Warren vows to work with Trump on economic issues


Story highlights

  • Sen. Elizabeth Warren said she and Donald Trump share concerns about a rigged economy
  • Warren said Trump’s campaign pledges run counter to congressional GOP leaders’ stances

The firebrand Massachusetts liberal — derided as “Pocahontas” by Trump during the presidential campaign — said at an AFL-CIO event that she and Trump share a sense that the economy is rigged against working Americans.

Warren was one of Trump’s chief antagonists on the campaign trail. Now, though, many Democrats are looking to her to fill the massive leadership void suddenly facing the party.

Warren said she and Trump are on the same page about the need to invest in infrastructure, reform campaign finance laws and crack down on Wall Street and big banks.

“He spoke to the very real sense that millions of Americans have that their government and their economy has abandoned them, and he promised to rebuild this economy for working people,” Warren said of Trump.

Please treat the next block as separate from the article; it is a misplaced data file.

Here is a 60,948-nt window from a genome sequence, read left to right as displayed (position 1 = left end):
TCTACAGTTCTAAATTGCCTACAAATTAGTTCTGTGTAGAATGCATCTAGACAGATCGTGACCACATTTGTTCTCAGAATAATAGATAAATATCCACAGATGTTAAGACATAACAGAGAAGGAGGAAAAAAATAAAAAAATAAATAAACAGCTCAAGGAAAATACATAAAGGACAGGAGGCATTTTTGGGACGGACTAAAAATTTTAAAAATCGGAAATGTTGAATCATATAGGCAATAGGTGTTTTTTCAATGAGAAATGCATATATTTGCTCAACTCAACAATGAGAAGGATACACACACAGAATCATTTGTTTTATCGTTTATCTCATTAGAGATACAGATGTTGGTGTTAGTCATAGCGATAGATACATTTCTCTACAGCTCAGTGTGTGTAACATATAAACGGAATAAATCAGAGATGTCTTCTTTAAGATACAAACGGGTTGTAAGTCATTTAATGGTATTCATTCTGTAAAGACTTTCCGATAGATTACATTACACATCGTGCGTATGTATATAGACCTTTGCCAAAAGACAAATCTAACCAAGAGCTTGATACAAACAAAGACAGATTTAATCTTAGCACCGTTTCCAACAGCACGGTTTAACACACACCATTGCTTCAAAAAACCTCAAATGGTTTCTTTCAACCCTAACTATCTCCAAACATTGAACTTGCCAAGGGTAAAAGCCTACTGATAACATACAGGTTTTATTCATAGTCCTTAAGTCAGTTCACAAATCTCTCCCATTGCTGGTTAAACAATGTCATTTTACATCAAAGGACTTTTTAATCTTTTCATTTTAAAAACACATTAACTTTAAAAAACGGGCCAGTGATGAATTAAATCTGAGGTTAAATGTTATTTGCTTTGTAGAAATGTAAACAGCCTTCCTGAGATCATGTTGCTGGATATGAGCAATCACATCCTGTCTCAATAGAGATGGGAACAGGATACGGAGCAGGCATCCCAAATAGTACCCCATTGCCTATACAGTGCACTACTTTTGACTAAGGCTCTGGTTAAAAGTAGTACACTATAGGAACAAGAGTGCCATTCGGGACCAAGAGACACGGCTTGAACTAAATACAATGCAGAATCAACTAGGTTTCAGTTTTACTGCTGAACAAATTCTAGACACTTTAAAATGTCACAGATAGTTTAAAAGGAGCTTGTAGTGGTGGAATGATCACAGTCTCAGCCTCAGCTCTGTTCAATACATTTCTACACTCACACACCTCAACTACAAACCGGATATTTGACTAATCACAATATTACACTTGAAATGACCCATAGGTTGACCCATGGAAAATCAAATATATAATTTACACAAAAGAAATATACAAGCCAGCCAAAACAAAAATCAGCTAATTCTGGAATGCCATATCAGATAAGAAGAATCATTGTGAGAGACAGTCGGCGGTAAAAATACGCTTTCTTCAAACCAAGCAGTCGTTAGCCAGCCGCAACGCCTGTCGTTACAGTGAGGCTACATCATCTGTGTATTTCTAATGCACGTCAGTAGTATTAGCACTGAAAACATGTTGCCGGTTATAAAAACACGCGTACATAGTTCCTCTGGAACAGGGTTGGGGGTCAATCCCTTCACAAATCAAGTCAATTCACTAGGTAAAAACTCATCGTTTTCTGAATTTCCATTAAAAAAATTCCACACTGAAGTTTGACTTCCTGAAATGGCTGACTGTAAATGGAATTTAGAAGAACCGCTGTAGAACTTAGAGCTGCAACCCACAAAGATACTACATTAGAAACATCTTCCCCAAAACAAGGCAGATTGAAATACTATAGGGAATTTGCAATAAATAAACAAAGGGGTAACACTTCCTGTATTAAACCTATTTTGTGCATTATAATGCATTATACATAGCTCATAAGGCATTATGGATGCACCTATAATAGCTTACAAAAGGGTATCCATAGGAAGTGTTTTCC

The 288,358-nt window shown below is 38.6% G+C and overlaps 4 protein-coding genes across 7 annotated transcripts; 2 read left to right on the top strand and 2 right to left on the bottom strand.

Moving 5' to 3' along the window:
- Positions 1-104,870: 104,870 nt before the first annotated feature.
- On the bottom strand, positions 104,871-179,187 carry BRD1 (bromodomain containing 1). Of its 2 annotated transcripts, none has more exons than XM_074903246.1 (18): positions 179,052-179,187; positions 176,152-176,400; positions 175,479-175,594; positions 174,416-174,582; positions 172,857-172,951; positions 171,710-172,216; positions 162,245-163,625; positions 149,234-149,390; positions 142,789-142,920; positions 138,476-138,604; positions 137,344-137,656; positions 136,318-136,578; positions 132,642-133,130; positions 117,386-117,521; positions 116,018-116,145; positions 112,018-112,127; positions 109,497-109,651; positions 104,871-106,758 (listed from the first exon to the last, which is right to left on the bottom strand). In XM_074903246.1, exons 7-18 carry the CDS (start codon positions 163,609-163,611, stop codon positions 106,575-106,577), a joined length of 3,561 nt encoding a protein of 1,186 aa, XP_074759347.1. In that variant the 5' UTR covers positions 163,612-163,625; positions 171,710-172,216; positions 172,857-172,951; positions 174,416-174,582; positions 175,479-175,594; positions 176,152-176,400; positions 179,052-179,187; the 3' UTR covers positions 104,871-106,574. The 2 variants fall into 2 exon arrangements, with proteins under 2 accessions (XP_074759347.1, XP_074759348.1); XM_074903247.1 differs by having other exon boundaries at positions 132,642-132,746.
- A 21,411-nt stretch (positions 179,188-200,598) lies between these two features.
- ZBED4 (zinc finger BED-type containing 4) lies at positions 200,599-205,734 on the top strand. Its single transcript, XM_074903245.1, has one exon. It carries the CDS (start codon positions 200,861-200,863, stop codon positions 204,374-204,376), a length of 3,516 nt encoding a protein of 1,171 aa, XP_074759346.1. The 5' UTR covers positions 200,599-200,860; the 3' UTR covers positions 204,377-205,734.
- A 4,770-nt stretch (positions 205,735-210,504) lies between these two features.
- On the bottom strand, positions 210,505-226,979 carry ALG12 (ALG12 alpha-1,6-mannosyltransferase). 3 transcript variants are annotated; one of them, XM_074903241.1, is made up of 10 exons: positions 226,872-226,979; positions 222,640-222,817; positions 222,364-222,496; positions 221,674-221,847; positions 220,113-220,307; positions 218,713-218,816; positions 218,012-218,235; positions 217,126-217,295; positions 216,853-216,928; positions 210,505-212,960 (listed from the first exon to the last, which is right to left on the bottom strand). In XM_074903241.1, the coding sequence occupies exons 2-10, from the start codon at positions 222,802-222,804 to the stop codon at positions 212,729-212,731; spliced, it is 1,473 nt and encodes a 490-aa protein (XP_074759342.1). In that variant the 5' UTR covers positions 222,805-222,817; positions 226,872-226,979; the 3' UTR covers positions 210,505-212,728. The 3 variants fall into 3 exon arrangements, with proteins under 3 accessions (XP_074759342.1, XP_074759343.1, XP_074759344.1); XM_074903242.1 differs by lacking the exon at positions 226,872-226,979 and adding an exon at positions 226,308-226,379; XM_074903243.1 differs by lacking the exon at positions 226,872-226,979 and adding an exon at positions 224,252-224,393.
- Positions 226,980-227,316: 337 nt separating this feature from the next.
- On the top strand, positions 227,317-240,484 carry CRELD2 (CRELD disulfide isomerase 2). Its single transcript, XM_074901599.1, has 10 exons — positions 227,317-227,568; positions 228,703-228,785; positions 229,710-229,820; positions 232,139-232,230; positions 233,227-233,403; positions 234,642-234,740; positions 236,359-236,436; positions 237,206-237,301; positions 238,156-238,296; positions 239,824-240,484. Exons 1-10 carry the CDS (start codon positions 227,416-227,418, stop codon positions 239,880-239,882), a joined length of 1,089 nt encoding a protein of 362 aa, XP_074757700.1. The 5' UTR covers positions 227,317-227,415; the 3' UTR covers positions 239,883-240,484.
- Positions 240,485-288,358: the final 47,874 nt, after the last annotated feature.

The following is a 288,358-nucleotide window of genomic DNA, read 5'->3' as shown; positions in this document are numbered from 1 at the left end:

It is, she said, “not a liberal worry or a conservative worry. It is not a Democratic worry or a Republican worry. It is the worry that led even Americans with deep reservations about Donald Trump’s temperament and fitness to vote for him anyway.”

“When President-elect Trump wants to take on these issues — when his goal is to increase the economic security of middle-class families — then count me in,” Warren said. “I will push aside our differences and I will work with him to achieve that goal.”

Warren’s comments come on the same day Trump was in Washington to meet with President Barack Obama, House Speaker Paul Ryan and Senate Majority Leader Mitch McConnell.

She echoed House Minority Leader Nancy Pelosi, D-California, another frequent Trump critic who said Wednesday that she could work with the Republican President-elect on infrastructure spending.

Warren said Trump’s brand of populism is a major departure from Ryan and McConnell, the Republican congressional leaders. She said the congressional GOP’s approach to the issues she highlighted was “rejected — rejected by their own primary voters, rejected during the campaign and rejected during Tuesday’s election.”

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